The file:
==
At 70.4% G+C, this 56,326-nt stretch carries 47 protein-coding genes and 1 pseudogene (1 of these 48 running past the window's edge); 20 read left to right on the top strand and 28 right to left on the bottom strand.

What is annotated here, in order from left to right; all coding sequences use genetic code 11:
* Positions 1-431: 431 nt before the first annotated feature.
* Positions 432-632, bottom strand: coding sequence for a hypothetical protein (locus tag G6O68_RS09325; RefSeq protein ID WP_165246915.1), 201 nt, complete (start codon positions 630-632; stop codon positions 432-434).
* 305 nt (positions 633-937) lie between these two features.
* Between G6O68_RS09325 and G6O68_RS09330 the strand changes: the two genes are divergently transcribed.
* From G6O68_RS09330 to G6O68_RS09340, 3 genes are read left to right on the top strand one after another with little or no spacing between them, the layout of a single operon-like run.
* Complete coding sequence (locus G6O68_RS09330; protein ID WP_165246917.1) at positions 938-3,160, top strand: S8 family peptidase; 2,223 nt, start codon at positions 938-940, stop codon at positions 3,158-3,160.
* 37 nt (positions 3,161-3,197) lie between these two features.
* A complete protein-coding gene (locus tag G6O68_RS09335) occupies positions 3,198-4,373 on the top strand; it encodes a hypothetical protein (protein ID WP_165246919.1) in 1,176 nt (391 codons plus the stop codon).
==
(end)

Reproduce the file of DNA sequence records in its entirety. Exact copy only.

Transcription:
At 70.4% G+C, this 56,326-nt stretch carries 47 protein-coding genes and 1 pseudogene (1 of these 48 running past the window's edge); 20 read left to right on the top strand and 28 right to left on the bottom strand.

What is annotated here, in order from left to right; all coding sequences use genetic code 11:
* Positions 1-431: 431 nt before the first annotated feature.
* Positions 432-632, bottom strand: coding sequence for a hypothetical protein (locus tag G6O68_RS09325; RefSeq protein ID WP_165246915.1), 201 nt, complete (start codon positions 630-632; stop codon positions 432-434).
* 305 nt (positions 633-937) lie between these two features.
* Between G6O68_RS09325 and G6O68_RS09330 the strand changes: the two genes are divergently transcribed.
* From G6O68_RS09330 to G6O68_RS09340, 3 genes are read left to right on the top strand one after another with little or no spacing between them, the layout of a single operon-like run.
* Complete coding sequence (locus G6O68_RS09330; protein ID WP_165246917.1) at positions 938-3,160, top strand: S8 family peptidase; 2,223 nt, start codon at positions 938-940, stop codon at positions 3,158-3,160.
* 37 nt (positions 3,161-3,197) lie between these two features.
* A complete protein-coding gene (locus tag G6O68_RS09335) occupies positions 3,198-4,373 on the top strand; it encodes a hypothetical protein (protein ID WP_165246919.1) in 1,176 nt (391 codons plus the stop codon).